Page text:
Donald is left to scratch his head as Woods starts his celebrations
US unless stated
-18 T Woods
-13 S Micheel
-12 A Scott (Aus), S Garcia (Spa), L Donald (Eng)
-11 M Weir (Can)
-10 S Stricker, KJ Choi (Kor)
-9 Ryan Moore, Ian Poulter (Eng), Geoff Ogilvy (Aus)
World number one Tiger Woods won his 12th major championship with a superb five-stroke victory at Medinah.
The 30-year-old American, who started the day tied for the lead at 14 under with England's Luke Donald, shot a four-under 68 for an 18-under total.
Shaun Micheel, the 2003 champion, claimed second after a three-under 69.
Donald carded a two-over 74 to finish a shot back on 12 under alongside Spaniard Sergio Garcia and Australia's Adam Scott.
But the only story that really counted on Sunday at the Illinois course was Tiger's.
Woods' 12th victory in one of golf's four major championships means he now trails only Jack Nicklaus' haul of 18 wins.
The Californian superstar has reached his dozen in 40 attempts - it took the Golden Bear 48 majors to bring up his 12th win.
Starting the day it could have gone any which way and winning on this course, against this field, I feel very fortunate
This was also the 12th time out of 12 that Woods, perhaps the best front-runner in world sport, has converted a 54-hole lead at a major into victory.
It is also his third USPGA triumph - his second at Medinah - and third straight tournament win, following his successes at the Open last month and the Buick Open earlier this month.
So complete was Woods' mastery that by the back nine the only issue in doubt was whether he would set a new record for the lowest score under par in major history.
Having got to 19 under after 11 holes - the same score he managed at St Andrews in 2000 to set the record - it seemed another entry in the record books was his for the taking.
But a bogey at 17 stopped his charge and he was forced to settle for merely matching the USPGA best he set with Bob May in 2000.
Afterwards Woods was as modest and gracious in his interviews as he had been bullying and relentless during his round.
"I didn't feel as comfortable as I looked," he said. "I made some bombs on the greens, putts you probably shouldn't make.
"I just had one of those days and honestly was just trying to get the ball on the green.
Too many putts were just missing the hole for me but in the end he deserved to win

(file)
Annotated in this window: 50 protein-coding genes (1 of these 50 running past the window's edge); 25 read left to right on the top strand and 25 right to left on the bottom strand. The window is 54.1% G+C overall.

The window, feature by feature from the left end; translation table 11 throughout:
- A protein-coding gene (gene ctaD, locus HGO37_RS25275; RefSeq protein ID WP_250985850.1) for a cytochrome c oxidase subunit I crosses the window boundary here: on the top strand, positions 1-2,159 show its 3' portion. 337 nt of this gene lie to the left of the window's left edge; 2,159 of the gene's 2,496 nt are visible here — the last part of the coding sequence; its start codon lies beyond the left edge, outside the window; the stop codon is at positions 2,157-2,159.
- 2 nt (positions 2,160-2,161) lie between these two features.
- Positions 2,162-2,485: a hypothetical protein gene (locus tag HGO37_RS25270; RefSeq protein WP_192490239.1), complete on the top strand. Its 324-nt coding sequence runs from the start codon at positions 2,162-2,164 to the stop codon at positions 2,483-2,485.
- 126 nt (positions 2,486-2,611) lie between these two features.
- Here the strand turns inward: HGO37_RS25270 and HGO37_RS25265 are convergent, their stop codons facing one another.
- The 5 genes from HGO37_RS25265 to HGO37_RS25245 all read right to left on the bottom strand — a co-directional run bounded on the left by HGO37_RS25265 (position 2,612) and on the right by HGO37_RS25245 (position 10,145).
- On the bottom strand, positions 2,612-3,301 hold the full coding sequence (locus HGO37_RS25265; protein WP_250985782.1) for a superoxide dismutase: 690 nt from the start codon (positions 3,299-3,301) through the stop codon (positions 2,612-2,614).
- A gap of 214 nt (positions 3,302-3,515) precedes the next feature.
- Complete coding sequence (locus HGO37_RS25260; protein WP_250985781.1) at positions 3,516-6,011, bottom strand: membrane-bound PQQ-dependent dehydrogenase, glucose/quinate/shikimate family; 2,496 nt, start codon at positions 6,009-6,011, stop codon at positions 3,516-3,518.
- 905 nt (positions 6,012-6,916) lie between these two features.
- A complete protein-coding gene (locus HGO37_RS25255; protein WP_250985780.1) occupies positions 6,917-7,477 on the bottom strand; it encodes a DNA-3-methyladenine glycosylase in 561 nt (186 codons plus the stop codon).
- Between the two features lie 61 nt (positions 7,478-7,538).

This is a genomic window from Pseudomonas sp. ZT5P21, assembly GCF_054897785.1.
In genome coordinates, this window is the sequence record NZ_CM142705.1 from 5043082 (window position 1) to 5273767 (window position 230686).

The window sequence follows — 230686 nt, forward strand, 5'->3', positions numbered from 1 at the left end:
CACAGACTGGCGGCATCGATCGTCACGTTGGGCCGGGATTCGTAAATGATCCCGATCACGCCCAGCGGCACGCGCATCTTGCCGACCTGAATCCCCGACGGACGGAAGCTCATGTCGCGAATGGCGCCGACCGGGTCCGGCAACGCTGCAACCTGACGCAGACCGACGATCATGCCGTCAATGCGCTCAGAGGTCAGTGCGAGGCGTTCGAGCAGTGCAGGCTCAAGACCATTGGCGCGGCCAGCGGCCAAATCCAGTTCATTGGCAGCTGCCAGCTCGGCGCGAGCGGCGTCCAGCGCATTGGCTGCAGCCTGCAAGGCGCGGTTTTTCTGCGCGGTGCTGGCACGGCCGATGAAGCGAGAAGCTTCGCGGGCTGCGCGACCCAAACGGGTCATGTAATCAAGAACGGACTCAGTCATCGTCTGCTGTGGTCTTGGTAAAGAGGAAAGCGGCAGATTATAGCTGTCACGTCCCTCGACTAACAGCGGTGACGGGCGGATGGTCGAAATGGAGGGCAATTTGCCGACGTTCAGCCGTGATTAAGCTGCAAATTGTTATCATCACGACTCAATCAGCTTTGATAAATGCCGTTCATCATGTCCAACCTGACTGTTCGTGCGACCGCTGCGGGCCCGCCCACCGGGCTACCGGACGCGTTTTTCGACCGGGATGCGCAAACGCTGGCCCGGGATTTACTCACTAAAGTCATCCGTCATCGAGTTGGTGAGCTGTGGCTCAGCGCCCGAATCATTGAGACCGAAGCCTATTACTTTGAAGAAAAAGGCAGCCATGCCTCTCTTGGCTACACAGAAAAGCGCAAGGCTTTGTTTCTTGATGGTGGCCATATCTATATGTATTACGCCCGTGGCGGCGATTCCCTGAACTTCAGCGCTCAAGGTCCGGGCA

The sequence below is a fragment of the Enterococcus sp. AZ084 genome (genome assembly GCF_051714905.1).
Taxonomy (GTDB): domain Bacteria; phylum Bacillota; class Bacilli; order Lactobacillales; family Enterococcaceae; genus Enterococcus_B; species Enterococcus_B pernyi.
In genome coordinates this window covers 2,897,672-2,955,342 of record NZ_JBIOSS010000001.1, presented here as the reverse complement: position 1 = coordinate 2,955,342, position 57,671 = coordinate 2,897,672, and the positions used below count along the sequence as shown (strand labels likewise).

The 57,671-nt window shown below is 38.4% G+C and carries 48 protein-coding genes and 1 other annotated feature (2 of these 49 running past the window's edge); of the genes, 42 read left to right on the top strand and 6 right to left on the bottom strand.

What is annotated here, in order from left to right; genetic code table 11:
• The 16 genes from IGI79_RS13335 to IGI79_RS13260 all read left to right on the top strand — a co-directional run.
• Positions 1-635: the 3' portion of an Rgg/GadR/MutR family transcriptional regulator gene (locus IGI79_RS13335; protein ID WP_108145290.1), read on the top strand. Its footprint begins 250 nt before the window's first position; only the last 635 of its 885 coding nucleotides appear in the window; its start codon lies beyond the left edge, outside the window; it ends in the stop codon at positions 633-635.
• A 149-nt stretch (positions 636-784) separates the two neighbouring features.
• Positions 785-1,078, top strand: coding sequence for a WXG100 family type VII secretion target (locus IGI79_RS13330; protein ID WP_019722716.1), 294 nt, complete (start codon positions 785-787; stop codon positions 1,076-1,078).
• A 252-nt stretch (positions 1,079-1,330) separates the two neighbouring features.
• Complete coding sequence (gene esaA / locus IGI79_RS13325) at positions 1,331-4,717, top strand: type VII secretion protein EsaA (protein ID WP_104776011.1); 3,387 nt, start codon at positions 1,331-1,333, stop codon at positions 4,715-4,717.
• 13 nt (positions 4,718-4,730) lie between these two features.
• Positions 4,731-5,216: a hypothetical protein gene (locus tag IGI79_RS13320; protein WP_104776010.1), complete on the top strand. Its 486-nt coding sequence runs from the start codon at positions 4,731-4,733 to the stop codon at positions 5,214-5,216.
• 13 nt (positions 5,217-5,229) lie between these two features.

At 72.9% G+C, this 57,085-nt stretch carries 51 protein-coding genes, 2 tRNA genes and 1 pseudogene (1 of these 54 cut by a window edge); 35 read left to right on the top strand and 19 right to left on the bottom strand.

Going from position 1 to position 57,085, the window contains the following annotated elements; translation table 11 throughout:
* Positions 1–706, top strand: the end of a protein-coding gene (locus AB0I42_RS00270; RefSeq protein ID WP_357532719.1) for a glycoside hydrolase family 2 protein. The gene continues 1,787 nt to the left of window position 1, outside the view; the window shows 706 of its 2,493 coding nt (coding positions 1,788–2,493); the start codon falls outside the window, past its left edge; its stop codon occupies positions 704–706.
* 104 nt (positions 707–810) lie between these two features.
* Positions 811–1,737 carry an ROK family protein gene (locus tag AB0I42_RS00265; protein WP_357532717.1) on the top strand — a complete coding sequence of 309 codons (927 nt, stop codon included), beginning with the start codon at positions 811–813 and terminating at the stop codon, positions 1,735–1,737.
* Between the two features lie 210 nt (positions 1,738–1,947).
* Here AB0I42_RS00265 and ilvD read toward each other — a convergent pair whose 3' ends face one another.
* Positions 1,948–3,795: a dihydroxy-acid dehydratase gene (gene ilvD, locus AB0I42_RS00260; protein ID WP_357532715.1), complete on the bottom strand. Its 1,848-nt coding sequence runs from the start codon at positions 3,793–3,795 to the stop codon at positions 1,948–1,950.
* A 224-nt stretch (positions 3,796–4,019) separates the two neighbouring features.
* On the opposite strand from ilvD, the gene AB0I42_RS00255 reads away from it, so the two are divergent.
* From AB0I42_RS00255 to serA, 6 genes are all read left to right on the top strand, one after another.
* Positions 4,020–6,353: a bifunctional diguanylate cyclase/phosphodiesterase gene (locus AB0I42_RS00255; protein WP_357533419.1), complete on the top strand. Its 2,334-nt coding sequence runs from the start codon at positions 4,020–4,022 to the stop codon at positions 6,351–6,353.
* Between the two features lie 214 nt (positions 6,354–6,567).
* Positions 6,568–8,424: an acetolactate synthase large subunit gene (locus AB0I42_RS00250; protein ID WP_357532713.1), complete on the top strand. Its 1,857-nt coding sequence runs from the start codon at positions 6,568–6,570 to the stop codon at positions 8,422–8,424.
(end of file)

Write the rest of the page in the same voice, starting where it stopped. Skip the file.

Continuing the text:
"Starting the day it could have gone any which way and winning on this course, against this field, I feel very fortunate."
With hindsight, the 28-year-old Donald and co did not really stand a chance.
The Chicago-based Englishman did not play as badly as his birdie-free round would suggest, but he never looked comfortable in the great man's presence all day.
While Woods was tearing up the course on the front nine, the usually precise Donald was missing fairways and greens for the first time this week.
"Tiger played very solidly. He made a fast start, which made a big difference, and he didn't do too much wrong," said Donald, who also finished in a tie for third at the 2005 Masters.
"Too many putts were just missing the hole for me but in the end he deserved to win."
The world number 11 will no doubt have learned much from watching the world's best player go about his work and can console himself with the fact that he is now a certainty for the European Ryder Cup team in September.
As is Garcia, whose two-under 70 contained the usual mix of mighty blows and missed putts.
Micheel's return to the upper reaches of a leaderboard will surprise many, as he had not made a cut at a major for two years, but he played well all week and clearly likes this tournament.
Mike Weir was another man who enjoyed a good 2003 that played well this week.
How many majors will Tiger have won by this time next year?
The Canadian will be disappointed with his finish, though, as he dropped four shots in eight holes to fall from second to sixth.
And Scott's first good result at a major will be seen as long overdue for a player of his class.
The 26-year-old Australian, who is ranked sixth in the world, carded a five-under 67 to beat his previous best finish of a tie for ninth.
Further down the leaderboard there were good returns for Korea's KJ Choi and American Steve Stricker.
While England's Ian Poulter claimed his first top-10 finish in a major, a share of ninth alongside talented American Ryan Moore and US Open champion Geoff Ogilvy of Australia.
But world number two Phil Mickelson endured a horrid day.
Outscored by playing partner Poulter to the tune of three shots, the defending champion could only manage a two-over 74 for a six-under total - 12 behind Woods.
That margin will hurt the 36-year-old American but not as much as the nine-major advantage his younger rival now holds.
Coming into the US Open in June there had been much talk of a "Lefty Slam" as Mickelson had won the two previous majors.
Anybody who witnessed Woods' display here will now be talking of a second "Tiger Slam".